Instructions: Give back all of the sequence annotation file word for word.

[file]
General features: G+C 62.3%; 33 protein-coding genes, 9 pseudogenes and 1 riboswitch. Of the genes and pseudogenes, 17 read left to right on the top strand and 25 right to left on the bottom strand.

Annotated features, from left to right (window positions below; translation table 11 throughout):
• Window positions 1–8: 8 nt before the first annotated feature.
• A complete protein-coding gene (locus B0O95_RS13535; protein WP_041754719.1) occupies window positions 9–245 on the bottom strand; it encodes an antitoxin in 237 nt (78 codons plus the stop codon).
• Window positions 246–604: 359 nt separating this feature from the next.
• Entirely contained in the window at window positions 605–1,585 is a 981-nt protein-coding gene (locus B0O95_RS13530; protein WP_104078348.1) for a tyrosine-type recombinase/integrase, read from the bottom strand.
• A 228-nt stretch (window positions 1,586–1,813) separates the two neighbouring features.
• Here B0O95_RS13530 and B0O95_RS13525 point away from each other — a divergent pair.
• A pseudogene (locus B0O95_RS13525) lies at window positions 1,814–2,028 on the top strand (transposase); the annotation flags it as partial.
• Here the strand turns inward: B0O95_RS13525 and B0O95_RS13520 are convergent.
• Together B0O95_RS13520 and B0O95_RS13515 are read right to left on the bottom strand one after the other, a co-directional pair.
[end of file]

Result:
General features: G+C 62.3%; 33 protein-coding genes, 9 pseudogenes and 1 riboswitch. Of the genes and pseudogenes, 17 read left to right on the top strand and 25 right to left on the bottom strand.

Annotated features, from left to right (window positions below; translation table 11 throughout):
• Window positions 1–8: 8 nt before the first annotated feature.
• A complete protein-coding gene (locus B0O95_RS13535; protein WP_041754719.1) occupies window positions 9–245 on the bottom strand; it encodes an antitoxin in 237 nt (78 codons plus the stop codon).
• Window positions 246–604: 359 nt separating this feature from the next.
• Entirely contained in the window at window positions 605–1,585 is a 981-nt protein-coding gene (locus B0O95_RS13530; protein WP_104078348.1) for a tyrosine-type recombinase/integrase, read from the bottom strand.
• A 228-nt stretch (window positions 1,586–1,813) separates the two neighbouring features.
• Here B0O95_RS13530 and B0O95_RS13525 point away from each other — a divergent pair.
• A pseudogene (locus B0O95_RS13525) lies at window positions 1,814–2,028 on the top strand (transposase); the annotation flags it as partial.
• Here the strand turns inward: B0O95_RS13525 and B0O95_RS13520 are convergent.
• Together B0O95_RS13520 and B0O95_RS13515 are read right to left on the bottom strand one after the other, a co-directional pair.